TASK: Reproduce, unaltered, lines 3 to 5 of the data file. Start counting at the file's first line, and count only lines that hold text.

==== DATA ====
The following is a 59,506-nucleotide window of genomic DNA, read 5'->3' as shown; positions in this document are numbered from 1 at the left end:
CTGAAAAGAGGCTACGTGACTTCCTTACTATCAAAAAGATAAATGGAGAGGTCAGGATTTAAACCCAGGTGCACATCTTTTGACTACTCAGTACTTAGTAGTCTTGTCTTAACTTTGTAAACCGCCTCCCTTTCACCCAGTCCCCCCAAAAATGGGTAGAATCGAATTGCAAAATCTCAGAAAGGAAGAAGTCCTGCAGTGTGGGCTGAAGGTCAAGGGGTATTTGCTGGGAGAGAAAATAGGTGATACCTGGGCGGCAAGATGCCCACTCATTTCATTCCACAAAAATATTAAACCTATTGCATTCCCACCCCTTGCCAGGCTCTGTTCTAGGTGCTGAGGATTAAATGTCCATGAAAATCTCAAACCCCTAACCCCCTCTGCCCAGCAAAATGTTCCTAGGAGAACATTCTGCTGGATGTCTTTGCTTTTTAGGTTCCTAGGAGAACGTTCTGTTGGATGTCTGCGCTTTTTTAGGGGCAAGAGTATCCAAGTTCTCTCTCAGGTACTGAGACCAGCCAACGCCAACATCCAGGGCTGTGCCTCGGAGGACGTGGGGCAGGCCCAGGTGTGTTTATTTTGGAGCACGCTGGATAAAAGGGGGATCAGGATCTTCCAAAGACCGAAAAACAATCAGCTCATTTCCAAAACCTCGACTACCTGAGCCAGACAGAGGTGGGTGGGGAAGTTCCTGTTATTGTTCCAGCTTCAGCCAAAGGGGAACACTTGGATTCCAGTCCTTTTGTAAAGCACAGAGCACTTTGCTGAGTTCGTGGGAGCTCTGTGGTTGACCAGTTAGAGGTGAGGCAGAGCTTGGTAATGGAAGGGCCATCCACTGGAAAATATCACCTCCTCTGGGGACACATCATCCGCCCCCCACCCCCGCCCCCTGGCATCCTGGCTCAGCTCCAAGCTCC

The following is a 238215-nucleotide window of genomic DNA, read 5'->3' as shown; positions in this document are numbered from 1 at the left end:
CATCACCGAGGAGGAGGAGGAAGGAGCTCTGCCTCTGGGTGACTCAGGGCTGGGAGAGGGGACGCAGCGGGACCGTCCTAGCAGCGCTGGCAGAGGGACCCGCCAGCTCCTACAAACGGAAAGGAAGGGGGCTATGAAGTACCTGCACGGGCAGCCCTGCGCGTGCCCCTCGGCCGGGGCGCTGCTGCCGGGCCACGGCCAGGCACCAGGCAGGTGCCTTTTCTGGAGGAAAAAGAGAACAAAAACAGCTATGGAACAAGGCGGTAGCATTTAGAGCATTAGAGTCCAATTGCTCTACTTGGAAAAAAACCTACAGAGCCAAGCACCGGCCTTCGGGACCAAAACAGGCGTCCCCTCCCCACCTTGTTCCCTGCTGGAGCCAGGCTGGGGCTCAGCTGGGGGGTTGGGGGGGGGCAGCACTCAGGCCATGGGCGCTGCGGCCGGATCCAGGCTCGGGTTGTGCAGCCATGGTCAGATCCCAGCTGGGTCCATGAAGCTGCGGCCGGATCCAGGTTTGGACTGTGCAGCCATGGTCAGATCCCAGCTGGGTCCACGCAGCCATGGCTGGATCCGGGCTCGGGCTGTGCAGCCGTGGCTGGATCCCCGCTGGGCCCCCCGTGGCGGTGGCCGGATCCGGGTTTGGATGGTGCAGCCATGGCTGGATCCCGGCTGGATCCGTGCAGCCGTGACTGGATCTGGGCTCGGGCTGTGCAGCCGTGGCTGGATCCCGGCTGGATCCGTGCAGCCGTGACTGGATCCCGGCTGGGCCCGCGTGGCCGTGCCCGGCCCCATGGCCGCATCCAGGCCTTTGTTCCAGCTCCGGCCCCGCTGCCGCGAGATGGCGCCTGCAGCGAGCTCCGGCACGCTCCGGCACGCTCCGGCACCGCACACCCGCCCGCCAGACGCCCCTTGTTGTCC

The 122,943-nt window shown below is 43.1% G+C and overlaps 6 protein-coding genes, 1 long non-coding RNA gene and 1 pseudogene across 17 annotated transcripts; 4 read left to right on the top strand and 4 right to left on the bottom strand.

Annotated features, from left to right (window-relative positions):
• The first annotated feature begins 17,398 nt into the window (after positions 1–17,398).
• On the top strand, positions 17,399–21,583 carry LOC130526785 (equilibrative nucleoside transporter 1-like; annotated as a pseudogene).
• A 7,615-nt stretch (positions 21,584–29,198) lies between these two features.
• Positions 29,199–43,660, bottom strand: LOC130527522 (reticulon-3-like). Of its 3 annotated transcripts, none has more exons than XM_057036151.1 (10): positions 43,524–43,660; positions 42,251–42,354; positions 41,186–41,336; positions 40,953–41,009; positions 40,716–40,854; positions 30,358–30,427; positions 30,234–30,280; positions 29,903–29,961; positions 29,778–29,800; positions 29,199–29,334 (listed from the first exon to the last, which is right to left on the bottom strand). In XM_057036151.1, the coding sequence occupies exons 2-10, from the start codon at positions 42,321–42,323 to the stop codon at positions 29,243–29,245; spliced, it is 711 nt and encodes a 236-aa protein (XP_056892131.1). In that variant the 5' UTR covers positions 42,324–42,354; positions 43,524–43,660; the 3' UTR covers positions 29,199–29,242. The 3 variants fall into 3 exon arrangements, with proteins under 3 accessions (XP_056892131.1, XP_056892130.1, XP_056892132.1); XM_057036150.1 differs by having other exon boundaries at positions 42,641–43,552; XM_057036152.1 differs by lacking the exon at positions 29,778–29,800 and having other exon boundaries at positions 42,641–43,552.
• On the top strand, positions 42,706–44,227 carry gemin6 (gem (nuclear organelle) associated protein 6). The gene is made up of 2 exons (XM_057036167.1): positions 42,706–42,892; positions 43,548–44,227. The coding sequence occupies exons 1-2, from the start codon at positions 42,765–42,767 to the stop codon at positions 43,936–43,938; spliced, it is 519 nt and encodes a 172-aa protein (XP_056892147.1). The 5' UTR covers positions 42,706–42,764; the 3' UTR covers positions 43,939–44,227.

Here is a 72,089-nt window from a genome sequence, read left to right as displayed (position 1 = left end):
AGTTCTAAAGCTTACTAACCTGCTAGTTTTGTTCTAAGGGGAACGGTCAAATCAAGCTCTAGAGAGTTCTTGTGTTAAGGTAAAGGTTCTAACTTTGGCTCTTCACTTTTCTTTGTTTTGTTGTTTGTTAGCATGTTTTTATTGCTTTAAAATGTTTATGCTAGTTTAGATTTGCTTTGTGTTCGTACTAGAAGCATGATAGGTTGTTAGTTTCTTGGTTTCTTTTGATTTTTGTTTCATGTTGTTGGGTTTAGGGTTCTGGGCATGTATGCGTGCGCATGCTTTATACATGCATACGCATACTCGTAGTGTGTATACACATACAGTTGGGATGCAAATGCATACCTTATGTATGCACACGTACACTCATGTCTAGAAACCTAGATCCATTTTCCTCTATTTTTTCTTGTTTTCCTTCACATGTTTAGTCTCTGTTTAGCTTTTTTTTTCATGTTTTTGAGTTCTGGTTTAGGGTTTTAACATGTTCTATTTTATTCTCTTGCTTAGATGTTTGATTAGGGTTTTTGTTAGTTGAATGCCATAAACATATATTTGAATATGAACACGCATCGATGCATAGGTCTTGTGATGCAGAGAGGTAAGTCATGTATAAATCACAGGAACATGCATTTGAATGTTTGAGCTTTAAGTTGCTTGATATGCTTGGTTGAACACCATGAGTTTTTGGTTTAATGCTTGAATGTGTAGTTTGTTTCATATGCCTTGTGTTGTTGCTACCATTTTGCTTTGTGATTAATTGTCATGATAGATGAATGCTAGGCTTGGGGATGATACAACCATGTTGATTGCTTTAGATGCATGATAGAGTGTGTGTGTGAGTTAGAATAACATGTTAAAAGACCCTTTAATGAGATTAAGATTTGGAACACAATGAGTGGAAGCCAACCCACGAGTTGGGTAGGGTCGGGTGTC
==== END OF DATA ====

The following is a 238215-nucleotide window of genomic DNA, read 5'->3' as shown; positions in this document are numbered from 1 at the left end:
CATCACCGAGGAGGAGGAGGAAGGAGCTCTGCCTCTGGGTGACTCAGGGCTGGGAGAGGGGACGCAGCGGGACCGTCCTAGCAGCGCTGGCAGAGGGACCCGCCAGCTCCTACAAACGGAAAGGAAGGGGGCTATGAAGTACCTGCACGGGCAGCCCTGCGCGTGCCCCTCGGCCGGGGCGCTGCTGCCGGGCCACGGCCAGGCACCAGGCAGGTGCCTTTTCTGGAGGAAAAAGAGAACAAAAACAGCTATGGAACAAGGCGGTAGCATTTAGAGCATTAGAGTCCAATTGCTCTACTTGGAAAAAAACCTACAGAGCCAAGCACCGGCCTTCGGGACCAAAACAGGCGTCCCCTCCCCACCTTGTTCCCTGCTGGAGCCAGGCTGGGGCTCAGCTGGGGGGTTGGGGGGGGGCAGCACTCAGGCCATGGGCGCTGCGGCCGGATCCAGGCTCGGGTTGTGCAGCCATGGTCAGATCCCAGCTGGGTCCATGAAGCTGCGGCCGGATCCAGGTTTGGACTGTGCAGCCATGGTCAGATCCCAGCTGGGTCCACGCAGCCATGGCTGGATCCGGGCTCGGGCTGTGCAGCCGTGGCTGGATCCCCGCTGGGCCCCCCGTGGCGGTGGCCGGATCCGGGTTTGGATGGTGCAGCCATGGCTGGATCCCGGCTGGATCCGTGCAGCCGTGACTGGATCTGGGCTCGGGCTGTGCAGCCGTGGCTGGATCCCGGCTGGATCCGTGCAGCCGTGACTGGATCCCGGCTGGGCCCGCGTGGCCGTGCCCGGCCCCATGGCCGCATCCAGGCCTTTGTTCCAGCTCCGGCCCCGCTGCCGCGAGATGGCGCCTGCAGCGAGCTCCGGCACGCTCCGGCACGCTCCGGCACCGCACACCCGCCCGCCAGACGCCCCTTGTTGTCC

The 122,943-nt window shown below is 43.1% G+C and overlaps 6 protein-coding genes, 1 long non-coding RNA gene and 1 pseudogene across 17 annotated transcripts; 4 read left to right on the top strand and 4 right to left on the bottom strand.